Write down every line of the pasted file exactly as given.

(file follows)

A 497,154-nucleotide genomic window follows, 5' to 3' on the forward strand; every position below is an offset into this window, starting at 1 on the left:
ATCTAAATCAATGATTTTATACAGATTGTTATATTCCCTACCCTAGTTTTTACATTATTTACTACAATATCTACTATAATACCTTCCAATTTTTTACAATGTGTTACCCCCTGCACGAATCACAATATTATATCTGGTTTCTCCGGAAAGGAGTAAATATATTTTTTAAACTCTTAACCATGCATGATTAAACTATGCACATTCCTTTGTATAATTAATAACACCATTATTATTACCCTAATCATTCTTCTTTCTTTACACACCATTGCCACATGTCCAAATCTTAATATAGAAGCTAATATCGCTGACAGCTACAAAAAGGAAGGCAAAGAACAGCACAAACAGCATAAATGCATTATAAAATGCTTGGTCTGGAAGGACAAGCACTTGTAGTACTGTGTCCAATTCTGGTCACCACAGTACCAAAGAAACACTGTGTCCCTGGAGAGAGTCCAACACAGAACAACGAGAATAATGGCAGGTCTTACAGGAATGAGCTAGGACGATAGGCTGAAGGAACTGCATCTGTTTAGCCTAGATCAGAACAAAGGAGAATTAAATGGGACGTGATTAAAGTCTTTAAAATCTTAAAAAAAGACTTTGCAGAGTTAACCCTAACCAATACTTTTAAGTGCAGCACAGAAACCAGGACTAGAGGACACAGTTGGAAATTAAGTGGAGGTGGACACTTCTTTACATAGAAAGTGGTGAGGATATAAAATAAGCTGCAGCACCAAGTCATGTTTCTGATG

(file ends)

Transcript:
A 497,154-nucleotide genomic window follows, 5' to 3' on the forward strand; every position below is an offset into this window, starting at 1 on the left:
ATCTAAATCAATGATTTTATACAGATTGTTATATTCCCTACCCTAGTTTTTACATTATTTACTACAATATCTACTATAATACCTTCCAATTTTTTACAATGTGTTACCCCCTGCACGAATCACAATATTATATCTGGTTTCTCCGGAAAGGAGTAAATATATTTTTTAAACTCTTAACCATGCATGATTAAACTATGCACATTCCTTTGTATAATTAATAACACCATTATTATTACCCTAATCATTCTTCTTTCTTTACACACCATTGCCACATGTCCAAATCTTAATATAGAAGCTAATATCGCTGACAGCTACAAAAAGGAAGGCAAAGAACAGCACAAACAGCATAAATGCATTATAAAATGCTTGGTCTGGAAGGACAAGCACTTGTAGTACTGTGTCCAATTCTGGTCACCACAGTACCAAAGAAACACTGTGTCCCTGGAGAGAGTCCAACACAGAACAACGAGAATAATGGCAGGTCTTACAGGAATGAGCTAGGACGATAGGCTGAAGGAACTGCATCTGTTTAGCCTAGATCAGAACAAAGGAGAATTAAATGGGACGTGATTAAAGTCTTTAAAATCTTAAAAAAAGACTTTGCAGAGTTAACCCTAACCAATACTTTTAAGTGCAGCACAGAAACCAGGACTAGAGGACACAGTTGGAAATTAAGTGGAGGTGGACACTTCTTTACATAGAAAGTGGTGAGGATATAAAATAAGCTGCAGCACCAAGTCATGTTTCTGATG